Margaret Campbell, of Oamaru, asks :-

Many Monarch butterflies hatched in the Oamaru Gardens. Where have they gone?

George Gibbs, an entomologist at Victoria University of Wellington, responded.

The straightforward answer is that they normally do not persist south of Marlborough or Nelson in the South Island. This means that although individuals can roam further south during warm summers, and they may breed a summer generation or two, the climate is marginal for them and they are unlikely to overwinter there. Thus in Canterbury and Otago the monarch does not normally succeed as a viable breeding population. I am suggesting that in Oamaru perhaps you do not see monarchs every year. When the spring-summer is favourable (or when people bring caterpillars in from further north!) you will see them around the gardens but normally they will perish at the end of the season. This is what I mean by marginal for them. Some favourable years they do well, but then several years may pass without seeing any.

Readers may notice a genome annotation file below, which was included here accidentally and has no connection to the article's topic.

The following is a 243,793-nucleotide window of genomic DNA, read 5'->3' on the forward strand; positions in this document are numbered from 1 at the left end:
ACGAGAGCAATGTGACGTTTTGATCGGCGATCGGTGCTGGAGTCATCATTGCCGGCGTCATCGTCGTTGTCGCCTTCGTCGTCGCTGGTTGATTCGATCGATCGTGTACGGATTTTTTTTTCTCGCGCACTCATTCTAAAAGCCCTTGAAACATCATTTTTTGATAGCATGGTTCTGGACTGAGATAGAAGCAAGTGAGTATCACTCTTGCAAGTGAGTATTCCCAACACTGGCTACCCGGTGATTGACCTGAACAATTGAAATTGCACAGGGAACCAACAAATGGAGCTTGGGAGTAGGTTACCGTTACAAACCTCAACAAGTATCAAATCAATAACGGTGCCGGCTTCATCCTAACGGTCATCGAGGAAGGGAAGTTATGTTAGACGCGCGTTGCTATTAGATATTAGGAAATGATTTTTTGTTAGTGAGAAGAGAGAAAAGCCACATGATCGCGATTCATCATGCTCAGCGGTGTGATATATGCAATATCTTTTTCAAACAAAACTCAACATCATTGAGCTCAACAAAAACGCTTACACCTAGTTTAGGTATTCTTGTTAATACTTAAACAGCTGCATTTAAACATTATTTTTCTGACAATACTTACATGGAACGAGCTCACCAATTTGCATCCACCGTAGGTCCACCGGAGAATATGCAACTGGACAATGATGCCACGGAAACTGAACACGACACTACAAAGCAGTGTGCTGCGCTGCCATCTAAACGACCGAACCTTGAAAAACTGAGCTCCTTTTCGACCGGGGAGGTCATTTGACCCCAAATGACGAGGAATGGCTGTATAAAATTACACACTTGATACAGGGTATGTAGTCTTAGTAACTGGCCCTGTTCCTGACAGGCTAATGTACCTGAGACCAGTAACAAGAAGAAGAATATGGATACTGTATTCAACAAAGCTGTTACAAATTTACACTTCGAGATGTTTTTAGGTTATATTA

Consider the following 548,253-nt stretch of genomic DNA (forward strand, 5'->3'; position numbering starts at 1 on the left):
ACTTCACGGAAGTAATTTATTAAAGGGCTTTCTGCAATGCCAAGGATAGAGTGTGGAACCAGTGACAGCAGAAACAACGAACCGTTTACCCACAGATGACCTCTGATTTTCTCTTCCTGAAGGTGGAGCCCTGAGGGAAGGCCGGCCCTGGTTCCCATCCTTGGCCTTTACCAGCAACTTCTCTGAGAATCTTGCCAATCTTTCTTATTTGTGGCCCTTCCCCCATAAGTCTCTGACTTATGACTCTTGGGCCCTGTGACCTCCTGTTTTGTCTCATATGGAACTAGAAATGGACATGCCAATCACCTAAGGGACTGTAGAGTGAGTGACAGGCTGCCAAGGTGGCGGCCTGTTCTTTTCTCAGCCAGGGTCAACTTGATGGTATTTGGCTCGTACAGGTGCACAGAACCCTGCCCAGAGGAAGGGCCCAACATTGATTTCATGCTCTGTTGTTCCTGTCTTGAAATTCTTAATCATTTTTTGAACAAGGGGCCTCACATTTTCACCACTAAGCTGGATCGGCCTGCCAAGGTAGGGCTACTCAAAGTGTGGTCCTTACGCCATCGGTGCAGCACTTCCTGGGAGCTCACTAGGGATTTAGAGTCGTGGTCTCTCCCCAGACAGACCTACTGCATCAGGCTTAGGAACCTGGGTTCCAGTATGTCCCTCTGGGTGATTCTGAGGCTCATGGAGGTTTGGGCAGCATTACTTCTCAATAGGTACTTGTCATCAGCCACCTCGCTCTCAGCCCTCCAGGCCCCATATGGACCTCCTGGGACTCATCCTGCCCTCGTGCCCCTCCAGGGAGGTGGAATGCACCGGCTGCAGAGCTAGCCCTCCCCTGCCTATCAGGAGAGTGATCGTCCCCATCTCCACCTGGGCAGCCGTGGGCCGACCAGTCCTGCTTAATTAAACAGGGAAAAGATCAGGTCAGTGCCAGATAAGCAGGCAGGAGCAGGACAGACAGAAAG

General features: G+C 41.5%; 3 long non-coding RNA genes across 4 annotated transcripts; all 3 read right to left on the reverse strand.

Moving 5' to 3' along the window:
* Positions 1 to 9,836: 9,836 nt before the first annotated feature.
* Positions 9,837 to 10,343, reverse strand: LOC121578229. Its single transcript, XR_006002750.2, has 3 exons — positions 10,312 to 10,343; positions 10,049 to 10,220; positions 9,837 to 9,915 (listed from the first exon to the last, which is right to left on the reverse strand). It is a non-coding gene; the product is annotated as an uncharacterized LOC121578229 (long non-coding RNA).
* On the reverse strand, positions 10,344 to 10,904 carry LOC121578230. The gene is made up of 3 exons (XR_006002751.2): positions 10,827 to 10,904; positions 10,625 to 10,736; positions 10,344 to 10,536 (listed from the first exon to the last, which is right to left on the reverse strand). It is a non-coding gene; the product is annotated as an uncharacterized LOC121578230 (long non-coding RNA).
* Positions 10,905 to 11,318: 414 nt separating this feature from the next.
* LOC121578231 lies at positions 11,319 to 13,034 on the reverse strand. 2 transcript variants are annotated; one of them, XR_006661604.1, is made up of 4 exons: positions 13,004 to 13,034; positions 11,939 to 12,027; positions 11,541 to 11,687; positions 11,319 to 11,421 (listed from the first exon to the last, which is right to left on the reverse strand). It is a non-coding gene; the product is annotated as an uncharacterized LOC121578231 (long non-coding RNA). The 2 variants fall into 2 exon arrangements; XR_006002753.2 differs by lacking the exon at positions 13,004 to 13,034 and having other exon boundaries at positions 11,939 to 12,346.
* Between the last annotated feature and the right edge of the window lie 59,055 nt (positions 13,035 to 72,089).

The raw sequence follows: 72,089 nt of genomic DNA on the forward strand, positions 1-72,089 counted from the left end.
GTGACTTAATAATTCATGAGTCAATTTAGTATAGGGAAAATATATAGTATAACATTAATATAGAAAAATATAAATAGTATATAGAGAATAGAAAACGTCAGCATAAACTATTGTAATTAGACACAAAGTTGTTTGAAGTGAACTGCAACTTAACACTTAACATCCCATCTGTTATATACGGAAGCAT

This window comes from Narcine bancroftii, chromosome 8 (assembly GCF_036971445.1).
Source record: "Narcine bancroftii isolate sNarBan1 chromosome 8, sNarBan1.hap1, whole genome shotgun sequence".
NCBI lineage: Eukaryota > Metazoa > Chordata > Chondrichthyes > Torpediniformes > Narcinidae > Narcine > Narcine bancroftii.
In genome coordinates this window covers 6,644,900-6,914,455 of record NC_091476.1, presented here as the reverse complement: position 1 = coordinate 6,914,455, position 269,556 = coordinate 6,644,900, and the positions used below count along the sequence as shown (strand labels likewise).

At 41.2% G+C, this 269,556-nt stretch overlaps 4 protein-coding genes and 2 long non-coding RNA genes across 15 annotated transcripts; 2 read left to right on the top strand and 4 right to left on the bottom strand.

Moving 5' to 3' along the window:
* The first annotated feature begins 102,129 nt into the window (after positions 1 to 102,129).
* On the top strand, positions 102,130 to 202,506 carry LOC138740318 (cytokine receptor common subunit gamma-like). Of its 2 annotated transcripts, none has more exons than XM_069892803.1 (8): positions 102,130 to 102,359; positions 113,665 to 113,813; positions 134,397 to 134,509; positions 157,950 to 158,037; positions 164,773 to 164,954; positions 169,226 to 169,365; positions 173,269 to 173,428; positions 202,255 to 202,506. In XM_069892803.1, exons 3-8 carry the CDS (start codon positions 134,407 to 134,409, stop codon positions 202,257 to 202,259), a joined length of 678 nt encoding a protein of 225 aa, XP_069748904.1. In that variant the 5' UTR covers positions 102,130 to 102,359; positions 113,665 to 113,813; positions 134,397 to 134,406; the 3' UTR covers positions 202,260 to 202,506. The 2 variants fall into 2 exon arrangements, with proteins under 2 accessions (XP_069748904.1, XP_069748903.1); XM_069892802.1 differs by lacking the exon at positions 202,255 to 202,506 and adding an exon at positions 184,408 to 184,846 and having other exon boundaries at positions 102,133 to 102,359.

There are some problems with this simple answer. First, in North America where they originated from, they are famous for their long distance migrations from Canada to Mexico. Migrations have not been recorded in New Zealand but may eventually develop so that butterflies bred in the south will fly north for the winter. Either way, they will disappear from Oamaru gardens in autumn. Second, the assisted movement of monarch butterflies by people will mess up their natural behaviour. I am aware that some enthusiasts in Dunedin breed up summer generations for release. These efforts will give you summer monarchs but are unlikely to establish a permanent population.

Monarch butterflies survive for several months as adults. Thus the individuals you see in April may have been caterpillars back in December and freshly hatched butterflies in autumn will survive through until October-November (in northern regions where they can overwinter). The caterpillars do not survive cold winter weather and adults are unable to lay eggs between about April and October.